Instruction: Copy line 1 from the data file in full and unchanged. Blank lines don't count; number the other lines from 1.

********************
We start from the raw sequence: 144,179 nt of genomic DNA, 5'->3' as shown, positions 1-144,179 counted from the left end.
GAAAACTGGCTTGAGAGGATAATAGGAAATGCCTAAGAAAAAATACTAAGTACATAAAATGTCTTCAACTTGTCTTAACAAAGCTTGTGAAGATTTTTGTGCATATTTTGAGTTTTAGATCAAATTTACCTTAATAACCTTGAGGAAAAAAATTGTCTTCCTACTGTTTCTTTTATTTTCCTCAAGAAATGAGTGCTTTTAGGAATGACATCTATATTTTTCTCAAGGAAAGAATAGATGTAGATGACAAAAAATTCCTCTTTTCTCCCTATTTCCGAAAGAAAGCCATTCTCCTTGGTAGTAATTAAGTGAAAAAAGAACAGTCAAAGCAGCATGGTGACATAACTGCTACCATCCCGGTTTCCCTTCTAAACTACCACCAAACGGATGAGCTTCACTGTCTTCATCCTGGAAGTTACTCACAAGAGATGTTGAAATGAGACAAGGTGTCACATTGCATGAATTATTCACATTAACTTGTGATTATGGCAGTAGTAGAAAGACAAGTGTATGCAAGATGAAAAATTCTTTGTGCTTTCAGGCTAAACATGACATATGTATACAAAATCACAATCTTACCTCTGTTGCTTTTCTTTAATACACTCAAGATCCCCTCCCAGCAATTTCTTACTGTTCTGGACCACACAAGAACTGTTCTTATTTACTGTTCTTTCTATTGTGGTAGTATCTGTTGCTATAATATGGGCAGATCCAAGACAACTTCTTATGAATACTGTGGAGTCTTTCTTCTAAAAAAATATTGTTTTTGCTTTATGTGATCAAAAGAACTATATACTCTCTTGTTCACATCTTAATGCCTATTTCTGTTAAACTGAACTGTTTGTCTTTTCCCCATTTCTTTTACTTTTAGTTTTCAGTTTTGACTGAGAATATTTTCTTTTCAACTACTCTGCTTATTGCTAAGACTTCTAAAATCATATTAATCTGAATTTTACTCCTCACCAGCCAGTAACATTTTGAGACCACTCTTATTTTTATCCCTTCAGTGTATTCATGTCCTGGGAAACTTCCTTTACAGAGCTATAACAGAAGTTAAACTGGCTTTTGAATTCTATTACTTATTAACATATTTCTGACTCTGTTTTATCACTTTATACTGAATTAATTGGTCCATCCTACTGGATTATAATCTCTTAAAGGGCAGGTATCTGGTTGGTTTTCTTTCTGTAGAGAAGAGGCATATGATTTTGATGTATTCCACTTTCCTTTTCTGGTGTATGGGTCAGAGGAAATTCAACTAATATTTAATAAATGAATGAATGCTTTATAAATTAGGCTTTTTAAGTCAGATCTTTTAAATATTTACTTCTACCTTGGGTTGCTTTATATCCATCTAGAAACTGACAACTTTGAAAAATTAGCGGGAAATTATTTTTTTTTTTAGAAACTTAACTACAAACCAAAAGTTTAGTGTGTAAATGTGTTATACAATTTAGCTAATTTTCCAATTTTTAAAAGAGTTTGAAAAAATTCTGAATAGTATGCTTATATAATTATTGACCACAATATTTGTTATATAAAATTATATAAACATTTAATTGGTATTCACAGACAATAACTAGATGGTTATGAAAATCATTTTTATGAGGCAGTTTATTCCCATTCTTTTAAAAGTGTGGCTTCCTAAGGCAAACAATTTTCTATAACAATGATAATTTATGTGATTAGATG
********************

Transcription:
We start from the raw sequence: 144,179 nt of genomic DNA, 5'->3' as shown, positions 1-144,179 counted from the left end.